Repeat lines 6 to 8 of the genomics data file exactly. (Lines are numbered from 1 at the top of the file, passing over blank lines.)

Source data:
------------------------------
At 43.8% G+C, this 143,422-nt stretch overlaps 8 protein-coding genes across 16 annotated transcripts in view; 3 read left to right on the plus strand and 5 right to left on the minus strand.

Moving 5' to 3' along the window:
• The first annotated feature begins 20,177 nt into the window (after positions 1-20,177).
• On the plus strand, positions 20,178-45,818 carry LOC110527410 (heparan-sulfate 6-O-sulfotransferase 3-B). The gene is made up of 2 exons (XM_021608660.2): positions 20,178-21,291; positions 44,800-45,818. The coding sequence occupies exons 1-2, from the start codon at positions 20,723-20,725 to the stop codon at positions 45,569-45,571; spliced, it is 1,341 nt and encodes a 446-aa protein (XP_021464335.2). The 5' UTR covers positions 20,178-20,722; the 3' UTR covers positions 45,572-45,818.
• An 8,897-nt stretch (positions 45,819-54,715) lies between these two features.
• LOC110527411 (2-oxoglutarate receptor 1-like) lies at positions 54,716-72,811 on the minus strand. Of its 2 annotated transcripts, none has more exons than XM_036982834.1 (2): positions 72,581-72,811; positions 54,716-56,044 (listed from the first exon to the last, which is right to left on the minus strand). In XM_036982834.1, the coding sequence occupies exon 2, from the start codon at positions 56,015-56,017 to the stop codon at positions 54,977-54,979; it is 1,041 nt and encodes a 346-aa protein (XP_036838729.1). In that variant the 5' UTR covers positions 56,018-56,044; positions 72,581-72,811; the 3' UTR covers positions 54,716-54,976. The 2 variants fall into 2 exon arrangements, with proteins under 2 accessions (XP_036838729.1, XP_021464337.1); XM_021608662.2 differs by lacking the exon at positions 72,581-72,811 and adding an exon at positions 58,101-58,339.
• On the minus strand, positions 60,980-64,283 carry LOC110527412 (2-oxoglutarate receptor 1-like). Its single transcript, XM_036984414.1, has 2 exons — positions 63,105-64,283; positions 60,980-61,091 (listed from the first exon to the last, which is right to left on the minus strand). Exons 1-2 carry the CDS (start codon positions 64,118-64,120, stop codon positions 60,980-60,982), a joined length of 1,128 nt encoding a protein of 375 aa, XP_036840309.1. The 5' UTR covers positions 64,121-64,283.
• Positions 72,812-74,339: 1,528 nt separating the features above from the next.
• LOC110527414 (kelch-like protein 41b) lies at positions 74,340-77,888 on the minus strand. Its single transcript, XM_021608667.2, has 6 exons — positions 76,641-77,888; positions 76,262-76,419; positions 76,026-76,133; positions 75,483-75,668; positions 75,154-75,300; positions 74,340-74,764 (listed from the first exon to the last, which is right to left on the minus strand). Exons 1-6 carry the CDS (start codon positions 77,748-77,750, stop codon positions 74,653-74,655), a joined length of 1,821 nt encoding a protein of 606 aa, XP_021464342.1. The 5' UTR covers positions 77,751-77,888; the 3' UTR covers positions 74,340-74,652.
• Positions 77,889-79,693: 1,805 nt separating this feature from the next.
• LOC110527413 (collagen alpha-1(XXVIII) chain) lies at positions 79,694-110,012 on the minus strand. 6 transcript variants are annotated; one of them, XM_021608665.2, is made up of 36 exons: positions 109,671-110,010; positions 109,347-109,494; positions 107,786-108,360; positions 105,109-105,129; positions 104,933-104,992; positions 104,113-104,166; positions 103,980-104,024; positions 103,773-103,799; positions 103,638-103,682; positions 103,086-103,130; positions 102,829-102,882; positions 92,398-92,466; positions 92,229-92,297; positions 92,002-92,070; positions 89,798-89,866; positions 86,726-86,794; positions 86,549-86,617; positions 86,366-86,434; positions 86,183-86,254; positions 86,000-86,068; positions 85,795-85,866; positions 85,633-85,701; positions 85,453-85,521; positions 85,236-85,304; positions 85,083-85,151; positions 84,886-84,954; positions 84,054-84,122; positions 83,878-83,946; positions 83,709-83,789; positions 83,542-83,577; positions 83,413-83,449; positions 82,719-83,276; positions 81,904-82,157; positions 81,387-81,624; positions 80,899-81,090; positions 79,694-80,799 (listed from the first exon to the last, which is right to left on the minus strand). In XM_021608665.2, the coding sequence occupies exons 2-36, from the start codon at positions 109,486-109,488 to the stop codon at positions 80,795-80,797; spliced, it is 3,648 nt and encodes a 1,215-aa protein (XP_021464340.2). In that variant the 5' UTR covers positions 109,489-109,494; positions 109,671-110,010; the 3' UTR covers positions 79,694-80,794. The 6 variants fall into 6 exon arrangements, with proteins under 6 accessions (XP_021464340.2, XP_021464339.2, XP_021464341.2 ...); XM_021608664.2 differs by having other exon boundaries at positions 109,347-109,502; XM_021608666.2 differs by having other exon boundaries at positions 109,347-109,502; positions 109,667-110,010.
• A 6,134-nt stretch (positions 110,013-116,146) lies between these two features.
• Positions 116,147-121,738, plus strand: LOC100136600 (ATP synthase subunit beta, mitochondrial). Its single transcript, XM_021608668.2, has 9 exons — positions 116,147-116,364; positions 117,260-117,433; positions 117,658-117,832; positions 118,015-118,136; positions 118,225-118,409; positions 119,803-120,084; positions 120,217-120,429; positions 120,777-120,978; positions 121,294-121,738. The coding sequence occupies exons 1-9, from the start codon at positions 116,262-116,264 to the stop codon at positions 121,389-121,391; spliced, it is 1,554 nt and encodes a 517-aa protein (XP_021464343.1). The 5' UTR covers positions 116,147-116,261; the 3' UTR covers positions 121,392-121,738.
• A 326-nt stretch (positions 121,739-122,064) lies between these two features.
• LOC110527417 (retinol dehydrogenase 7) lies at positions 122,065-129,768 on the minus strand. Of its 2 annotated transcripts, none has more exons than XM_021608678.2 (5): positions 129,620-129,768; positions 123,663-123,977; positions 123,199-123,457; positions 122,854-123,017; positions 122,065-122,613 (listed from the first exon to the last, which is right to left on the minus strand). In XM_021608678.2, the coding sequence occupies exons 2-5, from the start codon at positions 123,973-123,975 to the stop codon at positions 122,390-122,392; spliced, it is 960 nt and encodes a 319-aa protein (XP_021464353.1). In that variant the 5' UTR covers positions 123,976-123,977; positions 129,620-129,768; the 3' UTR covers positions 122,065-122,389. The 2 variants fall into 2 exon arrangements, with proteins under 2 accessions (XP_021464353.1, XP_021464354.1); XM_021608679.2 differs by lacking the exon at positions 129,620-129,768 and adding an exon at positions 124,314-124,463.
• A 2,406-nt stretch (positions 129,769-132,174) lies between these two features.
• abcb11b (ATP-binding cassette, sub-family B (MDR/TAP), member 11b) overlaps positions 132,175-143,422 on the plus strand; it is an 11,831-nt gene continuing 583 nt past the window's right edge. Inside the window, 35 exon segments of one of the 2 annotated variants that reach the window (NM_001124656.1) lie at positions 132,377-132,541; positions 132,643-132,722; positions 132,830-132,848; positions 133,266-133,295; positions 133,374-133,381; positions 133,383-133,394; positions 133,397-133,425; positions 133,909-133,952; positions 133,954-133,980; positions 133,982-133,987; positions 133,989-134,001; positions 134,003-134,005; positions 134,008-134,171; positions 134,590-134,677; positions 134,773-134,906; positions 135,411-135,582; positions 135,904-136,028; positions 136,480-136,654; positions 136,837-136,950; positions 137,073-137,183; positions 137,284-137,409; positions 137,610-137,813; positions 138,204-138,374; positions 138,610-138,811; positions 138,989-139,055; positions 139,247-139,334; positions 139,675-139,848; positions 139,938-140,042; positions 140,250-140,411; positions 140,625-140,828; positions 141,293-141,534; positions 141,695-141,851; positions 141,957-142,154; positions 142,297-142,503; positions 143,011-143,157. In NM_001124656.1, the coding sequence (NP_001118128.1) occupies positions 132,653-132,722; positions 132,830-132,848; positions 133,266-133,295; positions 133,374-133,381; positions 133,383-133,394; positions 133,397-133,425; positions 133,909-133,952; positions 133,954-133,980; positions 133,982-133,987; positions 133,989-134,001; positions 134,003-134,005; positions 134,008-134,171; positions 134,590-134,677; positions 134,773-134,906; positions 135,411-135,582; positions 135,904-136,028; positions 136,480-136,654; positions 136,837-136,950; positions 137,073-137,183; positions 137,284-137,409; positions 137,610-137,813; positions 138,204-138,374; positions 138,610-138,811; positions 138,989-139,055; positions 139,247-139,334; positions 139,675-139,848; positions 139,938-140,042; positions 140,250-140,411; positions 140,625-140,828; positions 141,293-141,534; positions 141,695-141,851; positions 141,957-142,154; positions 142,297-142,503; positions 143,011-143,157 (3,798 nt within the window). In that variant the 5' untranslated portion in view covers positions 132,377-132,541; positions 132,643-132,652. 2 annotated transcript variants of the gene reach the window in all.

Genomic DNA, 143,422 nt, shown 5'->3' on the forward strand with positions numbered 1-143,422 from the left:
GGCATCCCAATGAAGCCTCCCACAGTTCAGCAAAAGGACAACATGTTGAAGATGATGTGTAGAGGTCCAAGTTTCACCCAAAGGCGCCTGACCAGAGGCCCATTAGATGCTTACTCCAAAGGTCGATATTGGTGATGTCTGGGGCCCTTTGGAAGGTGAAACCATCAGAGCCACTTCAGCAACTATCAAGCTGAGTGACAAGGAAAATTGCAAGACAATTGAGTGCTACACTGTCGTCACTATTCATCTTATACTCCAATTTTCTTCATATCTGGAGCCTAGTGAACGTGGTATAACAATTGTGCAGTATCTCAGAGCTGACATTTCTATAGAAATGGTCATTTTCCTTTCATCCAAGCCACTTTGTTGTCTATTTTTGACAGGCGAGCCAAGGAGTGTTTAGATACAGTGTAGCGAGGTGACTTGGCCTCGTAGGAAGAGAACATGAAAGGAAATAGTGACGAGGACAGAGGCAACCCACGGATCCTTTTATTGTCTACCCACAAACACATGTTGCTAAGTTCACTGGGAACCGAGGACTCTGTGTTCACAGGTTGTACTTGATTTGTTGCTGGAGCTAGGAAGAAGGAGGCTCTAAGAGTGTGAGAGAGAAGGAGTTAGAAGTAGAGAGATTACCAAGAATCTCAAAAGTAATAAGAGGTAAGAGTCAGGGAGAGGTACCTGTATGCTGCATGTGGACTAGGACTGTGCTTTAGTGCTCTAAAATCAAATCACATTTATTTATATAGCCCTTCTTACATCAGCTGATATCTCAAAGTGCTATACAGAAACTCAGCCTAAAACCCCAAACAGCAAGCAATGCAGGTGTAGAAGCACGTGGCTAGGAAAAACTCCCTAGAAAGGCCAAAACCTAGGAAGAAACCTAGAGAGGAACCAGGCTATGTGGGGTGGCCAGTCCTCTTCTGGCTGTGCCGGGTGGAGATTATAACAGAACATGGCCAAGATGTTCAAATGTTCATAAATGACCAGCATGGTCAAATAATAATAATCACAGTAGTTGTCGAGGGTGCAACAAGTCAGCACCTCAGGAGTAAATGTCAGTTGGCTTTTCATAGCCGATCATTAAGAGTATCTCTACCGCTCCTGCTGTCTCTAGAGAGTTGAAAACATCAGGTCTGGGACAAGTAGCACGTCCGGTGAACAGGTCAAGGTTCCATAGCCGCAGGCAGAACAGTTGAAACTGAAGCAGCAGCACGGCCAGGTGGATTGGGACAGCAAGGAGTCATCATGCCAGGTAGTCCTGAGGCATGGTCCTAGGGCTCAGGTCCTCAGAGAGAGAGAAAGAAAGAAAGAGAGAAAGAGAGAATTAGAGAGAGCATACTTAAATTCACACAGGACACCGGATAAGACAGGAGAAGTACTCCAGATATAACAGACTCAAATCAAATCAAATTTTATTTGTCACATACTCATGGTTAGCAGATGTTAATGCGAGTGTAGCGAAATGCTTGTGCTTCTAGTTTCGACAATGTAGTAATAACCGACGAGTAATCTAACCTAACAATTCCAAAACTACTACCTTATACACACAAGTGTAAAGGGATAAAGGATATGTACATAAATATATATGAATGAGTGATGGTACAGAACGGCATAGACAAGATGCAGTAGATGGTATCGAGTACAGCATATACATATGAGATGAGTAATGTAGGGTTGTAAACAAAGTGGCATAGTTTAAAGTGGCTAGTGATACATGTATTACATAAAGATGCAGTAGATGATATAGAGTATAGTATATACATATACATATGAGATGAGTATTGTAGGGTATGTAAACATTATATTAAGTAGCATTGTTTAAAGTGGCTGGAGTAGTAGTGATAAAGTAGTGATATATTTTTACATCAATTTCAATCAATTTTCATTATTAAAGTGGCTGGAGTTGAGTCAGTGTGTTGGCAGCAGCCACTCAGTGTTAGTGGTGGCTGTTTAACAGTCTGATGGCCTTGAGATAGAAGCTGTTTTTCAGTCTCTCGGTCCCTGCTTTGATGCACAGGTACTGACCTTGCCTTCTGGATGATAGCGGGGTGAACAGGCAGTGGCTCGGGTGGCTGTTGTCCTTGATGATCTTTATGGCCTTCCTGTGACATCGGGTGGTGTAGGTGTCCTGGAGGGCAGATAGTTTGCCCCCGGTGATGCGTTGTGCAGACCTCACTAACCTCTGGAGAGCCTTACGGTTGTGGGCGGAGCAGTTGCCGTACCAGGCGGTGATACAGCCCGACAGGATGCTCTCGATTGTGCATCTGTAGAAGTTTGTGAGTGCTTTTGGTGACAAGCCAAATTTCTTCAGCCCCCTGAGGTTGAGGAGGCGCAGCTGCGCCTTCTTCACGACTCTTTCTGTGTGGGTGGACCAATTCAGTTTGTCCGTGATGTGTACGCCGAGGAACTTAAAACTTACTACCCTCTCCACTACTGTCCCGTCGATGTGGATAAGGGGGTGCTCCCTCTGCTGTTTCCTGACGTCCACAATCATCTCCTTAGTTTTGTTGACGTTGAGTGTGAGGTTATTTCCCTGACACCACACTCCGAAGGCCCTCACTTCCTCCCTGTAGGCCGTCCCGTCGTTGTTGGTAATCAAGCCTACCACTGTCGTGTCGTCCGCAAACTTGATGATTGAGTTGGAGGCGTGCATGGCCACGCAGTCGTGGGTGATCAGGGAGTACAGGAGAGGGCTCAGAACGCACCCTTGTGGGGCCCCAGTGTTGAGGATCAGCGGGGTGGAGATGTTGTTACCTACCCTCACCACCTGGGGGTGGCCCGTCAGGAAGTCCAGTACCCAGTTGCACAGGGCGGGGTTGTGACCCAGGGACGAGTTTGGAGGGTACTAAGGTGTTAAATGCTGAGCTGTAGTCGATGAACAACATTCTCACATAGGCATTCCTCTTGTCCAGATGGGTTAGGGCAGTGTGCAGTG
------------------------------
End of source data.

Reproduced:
• LOC110527411 (2-oxoglutarate receptor 1-like) lies at positions 54,716-72,811 on the minus strand. Of its 2 annotated transcripts, none has more exons than XM_036982834.1 (2): positions 72,581-72,811; positions 54,716-56,044 (listed from the first exon to the last, which is right to left on the minus strand). In XM_036982834.1, the coding sequence occupies exon 2, from the start codon at positions 56,015-56,017 to the stop codon at positions 54,977-54,979; it is 1,041 nt and encodes a 346-aa protein (XP_036838729.1). In that variant the 5' UTR covers positions 56,018-56,044; positions 72,581-72,811; the 3' UTR covers positions 54,716-54,976. The 2 variants fall into 2 exon arrangements, with proteins under 2 accessions (XP_036838729.1, XP_021464337.1); XM_021608662.2 differs by lacking the exon at positions 72,581-72,811 and adding an exon at positions 58,101-58,339.
• On the minus strand, positions 60,980-64,283 carry LOC110527412 (2-oxoglutarate receptor 1-like). Its single transcript, XM_036984414.1, has 2 exons — positions 63,105-64,283; positions 60,980-61,091 (listed from the first exon to the last, which is right to left on the minus strand). Exons 1-2 carry the CDS (start codon positions 64,118-64,120, stop codon positions 60,980-60,982), a joined length of 1,128 nt encoding a protein of 375 aa, XP_036840309.1. The 5' UTR covers positions 64,121-64,283.
• Positions 72,812-74,339: 1,528 nt separating the features above from the next.